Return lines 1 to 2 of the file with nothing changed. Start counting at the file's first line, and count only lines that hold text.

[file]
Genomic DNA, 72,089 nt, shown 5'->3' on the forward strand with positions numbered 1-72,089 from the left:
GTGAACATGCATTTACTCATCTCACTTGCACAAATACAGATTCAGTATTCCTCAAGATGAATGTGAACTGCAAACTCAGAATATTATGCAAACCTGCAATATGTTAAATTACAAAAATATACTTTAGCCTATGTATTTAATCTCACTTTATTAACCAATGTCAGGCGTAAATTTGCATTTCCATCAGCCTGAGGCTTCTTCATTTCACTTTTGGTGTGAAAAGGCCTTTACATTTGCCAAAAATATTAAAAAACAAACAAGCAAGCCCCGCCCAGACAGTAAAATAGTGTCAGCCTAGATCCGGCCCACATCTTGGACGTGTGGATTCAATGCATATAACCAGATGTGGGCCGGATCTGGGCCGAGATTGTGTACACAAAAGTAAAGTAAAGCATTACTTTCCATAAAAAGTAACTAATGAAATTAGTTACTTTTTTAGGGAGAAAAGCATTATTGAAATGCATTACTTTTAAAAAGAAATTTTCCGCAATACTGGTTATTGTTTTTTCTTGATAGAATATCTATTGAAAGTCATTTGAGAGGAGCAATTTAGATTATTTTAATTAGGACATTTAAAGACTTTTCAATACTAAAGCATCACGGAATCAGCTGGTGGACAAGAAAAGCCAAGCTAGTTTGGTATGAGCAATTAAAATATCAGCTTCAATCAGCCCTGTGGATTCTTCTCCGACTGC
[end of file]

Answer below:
Genomic DNA, 72,089 nt, shown 5'->3' on the forward strand with positions numbered 1-72,089 from the left:
GTGAACATGCATTTACTCATCTCACTTGCACAAATACAGATTCAGTATTCCTCAAGATGAATGTGAACTGCAAACTCAGAATATTATGCAAACCTGCAATATGTTAAATTACAAAAATATACTTTAGCCTATGTATTTAATCTCACTTTATTAACCAATGTCAGGCGTAAATTTGCATTTCCATCAGCCTGAGGCTTCTTCATTTCACTTTTGGTGTGAAAAGGCCTTTACATTTGCCAAAAATATTAAAAAACAAACAAGCAAGCCCCGCCCAGACAGTAAAATAGTGTCAGCCTAGATCCGGCCCACATCTTGGACGTGTGGATTCAATGCATATAACCAGATGTGGGCCGGATCTGGGCCGAGATTGTGTACACAAAAGTAAAGTAAAGCATTACTTTCCATAAAAAGTAACTAATGAAATTAGTTACTTTTTTAGGGAGAAAAGCATTATTGAAATGCATTACTTTTAAAAAGAAATTTTCCGCAATACTGGTTATTGTTTTTTCTTGATAGAATATCTATTGAAAGTCATTTGAGAGGAGCAATTTAGATTATTTTAATTAGGACATTTAAAGACTTTTCAATACTAAAGCATCACGGAATCAGCTGGTGGACAAGAAAAGCCAAGCTAGTTTGGTATGAGCAATTAAAATATCAGCTTCAATCAGCCCTGTGGATTCTTCTCCGACTGC